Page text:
Everything hit the fan in 2010.
On Feb. 18, Gosnell’s clinic, the Women’s Medical Society, was raided after an investigation into suspected illegal drug prescription use at the practice. In addition, investigators were looking into the death of patient Karnamaya Mongar in 2009. Mongar’s death brought to their attention the unsanitary conditions, the use of powerful drugs without proper supervision, and the use of untrained staff. Here is some of what was reported:
When the team members entered the clinic, they were appalled, describing it to the Grand Jury as ‘filthy,’ ‘deplorable,’ ‘disgusting,’ ‘very unsanitary, very outdated, horrendous,’ and ‘by far, the worst’ that these experienced investigators had ever encountered. There was blood on the floor. A stench of urine filled the air. A flea-infested cat was wandering through the facility, and there were cat feces on the stairs. Semi-conscious women scheduled for abortions were moaning in the waiting room or the recovery room, where they sat on dirty recliners covered with blood-stained blankets. All the women had been sedated by unlicensed staff – long before Gosnell arrived at the clinic – and staff members could not accurately state what medications or dosages they had administered to the waiting patients. Many of the medications in inventory were past their expiration dates… surgical procedure rooms were filthy and unsanitary… resembling ‘a bad gas station restroom.’ Instruments were not sterile. Equipment was rusty and outdated. Oxygen equipment was covered with dust, and had not been inspected. The same corroded suction tubing used for abortions was the only tubing available for oral airways if assistance for breathing was needed…”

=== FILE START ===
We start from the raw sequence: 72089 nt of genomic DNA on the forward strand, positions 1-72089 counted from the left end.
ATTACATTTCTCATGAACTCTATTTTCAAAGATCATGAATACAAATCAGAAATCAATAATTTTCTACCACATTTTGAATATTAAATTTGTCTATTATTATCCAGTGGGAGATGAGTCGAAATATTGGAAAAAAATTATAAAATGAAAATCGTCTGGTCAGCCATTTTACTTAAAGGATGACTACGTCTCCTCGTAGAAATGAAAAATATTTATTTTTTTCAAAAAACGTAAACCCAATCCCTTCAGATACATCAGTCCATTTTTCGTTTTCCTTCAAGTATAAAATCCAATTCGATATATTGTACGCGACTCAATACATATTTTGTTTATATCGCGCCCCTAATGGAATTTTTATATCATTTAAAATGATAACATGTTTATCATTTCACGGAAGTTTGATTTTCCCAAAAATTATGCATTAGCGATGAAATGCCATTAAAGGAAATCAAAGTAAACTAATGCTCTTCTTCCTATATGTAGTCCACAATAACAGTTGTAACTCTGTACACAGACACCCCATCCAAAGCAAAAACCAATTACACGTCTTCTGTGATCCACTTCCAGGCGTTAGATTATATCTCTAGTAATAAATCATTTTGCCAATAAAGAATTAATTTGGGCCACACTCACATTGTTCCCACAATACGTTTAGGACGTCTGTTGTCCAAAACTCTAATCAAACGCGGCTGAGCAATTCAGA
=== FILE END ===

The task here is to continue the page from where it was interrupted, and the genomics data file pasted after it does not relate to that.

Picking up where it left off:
[F]etal remains [were] haphazardly stored throughout the clinic– in bags, milk jugs, orange juice cartons, and even in cat-food containers… Gosnell admitted to Detective Wood that at least 10 to 20 percent… were probably older than 24 weeks [the legal limit]… In some instances, surgical incisions had been made at the base of the fetal skulls. The investigators found a row of jars containing just the severed feet of fetuses. In the basement, they discovered medical waste piled high. The intact 19-week fetus delivered by Mrs. Mongar three months earlier was in a freezer. In all, the remains of 45 fetuses were recovered … at least two of them, and probably three, had been viable.”
In addition, Gosnell was not trained in obstetrics and gynecology. His clinic also made an additional $10,000 – $15,000 a day in prescriptions.
Gosnell was arrested on Jan. 19, 2011 and charged with 8 counts of murder – 7 were babies born alive but had their spinal cords severed with scissors; the other death was that of Mongar who died in his care. Gosnell was charged with 7 counts of first-degree murder, 1 count of third-degree murder, infanticide, 5 counts of abusing a corpse, multiple counts of conspiracy, criminal solicitation and violation of a state law that forbids abortions after the 24th week of pregnancy. Some charges were dismissed at trial, but in the end, Gosnell was sentenced to life in prison without parole in May 2013.
There is way more Gosnell was found guilty of, but it’s too much for this blogger to attempt to write about, so read for yourself if you want.
Kermit Gosnell. (n.d.). In Wikipedia. Retrieved February 20, 2017, from https://en.wikipedia.org/wiki/Kermit_Gosnell
Williams, R. Seth.(2011). In the Court of Common Pleas First Judicial District of Pennsylvania Criminal Trial Division (Report No. 0009901-2008). Retrieved February 20, 2017, from Scribd https://www.scribd.com/document/135646678/Grand-Jury-Report-Kermit-Gosnell-Womens-Medical